Of this list, the Camaro is the only one with any real volume. I understand your sentiment Elizabeth, but these cars are made in numbers that are relatively insignificant compared to the fleet sizes of other vehicles. How many Veryons do you think are made compared to a Chevy Silverado or Ford F150? By comparing overall fuel consumption and evironmental output, I am sure the mentioned trucks dwarf these cars.
Perspective, Elizabeth, perspective. I probably could not afford one of these cars, but if I could, I would not feel guilty driving it!
GTOlover, that is the point I was going to make. The volumes these cars are built in constitute no "threat" to the environment. They are self limiting. Even the Chevy will be relatively low volume. Most of these brands are owned by much larger companies. Bently is owned by Volkswagen, Rolls-Royce is owned by BMW, Bugatti is also owned by Volkswagen. Thus, as far as the CAFE standards go, these can be spread over a large number of more fuel efficient cars.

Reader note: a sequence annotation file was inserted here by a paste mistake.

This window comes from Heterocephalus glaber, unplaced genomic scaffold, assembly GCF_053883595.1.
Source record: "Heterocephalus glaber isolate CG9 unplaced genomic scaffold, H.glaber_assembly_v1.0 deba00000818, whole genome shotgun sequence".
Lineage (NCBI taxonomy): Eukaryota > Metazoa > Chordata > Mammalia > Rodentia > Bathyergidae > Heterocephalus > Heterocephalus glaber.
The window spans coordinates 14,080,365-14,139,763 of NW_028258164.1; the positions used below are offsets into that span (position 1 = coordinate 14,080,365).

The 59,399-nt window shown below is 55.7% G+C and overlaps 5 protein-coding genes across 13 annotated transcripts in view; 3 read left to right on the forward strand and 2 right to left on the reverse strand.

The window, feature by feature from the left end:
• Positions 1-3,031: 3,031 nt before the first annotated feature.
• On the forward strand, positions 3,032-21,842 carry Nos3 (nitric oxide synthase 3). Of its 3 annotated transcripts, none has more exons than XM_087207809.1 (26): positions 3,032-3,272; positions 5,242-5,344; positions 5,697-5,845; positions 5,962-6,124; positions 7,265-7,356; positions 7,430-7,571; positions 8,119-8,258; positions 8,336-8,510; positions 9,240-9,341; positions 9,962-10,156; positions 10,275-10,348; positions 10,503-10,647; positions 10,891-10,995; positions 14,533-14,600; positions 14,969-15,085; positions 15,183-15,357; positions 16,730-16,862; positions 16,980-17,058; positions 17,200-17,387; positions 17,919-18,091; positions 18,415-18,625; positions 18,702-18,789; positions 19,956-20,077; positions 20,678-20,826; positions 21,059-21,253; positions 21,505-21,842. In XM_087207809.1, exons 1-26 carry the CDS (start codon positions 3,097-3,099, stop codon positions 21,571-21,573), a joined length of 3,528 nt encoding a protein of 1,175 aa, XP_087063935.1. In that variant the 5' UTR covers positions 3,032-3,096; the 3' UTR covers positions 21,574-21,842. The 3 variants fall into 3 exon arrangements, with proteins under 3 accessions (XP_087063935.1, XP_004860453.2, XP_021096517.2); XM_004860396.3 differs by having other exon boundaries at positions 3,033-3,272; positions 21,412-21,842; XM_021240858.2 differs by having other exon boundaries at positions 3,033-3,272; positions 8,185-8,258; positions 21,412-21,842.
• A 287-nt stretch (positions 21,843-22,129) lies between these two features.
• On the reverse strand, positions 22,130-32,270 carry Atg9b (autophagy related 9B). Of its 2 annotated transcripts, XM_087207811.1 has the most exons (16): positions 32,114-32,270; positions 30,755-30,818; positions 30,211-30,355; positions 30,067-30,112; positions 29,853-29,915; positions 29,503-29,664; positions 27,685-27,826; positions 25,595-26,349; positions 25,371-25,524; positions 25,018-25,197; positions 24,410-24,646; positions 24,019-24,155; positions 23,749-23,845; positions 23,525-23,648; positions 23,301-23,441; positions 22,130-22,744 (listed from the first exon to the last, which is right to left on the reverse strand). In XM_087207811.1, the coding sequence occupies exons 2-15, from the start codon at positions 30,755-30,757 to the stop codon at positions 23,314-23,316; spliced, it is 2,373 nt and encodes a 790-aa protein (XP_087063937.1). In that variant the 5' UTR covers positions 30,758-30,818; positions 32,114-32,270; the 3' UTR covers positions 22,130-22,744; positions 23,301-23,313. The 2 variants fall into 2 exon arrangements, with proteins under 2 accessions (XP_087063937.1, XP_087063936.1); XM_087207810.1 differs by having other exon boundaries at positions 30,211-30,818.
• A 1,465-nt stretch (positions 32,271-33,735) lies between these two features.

I remember the old days, rejetting the carbs and losing 10MPG, but oh, how well it ran. Fast forward to today and I just got back from a long road trip in my Focus. 70MPH with the air-conditioner on and averaging 43MPG.
Ok, GTOLover, maybe I jumped the gun a bit and was too hard on the carmakers. You're right, these aren't high-volume vehicles generally and they are more specialty type cars. So perhaps since lack of fuel efficiency isn't the goal for these type of cars, it's OK that they are designed this way. And I guess if I admit it that deep down if I had the opportunity to drive around in such a fancy car, I probably wouldn't mind that it was a gas guzzler!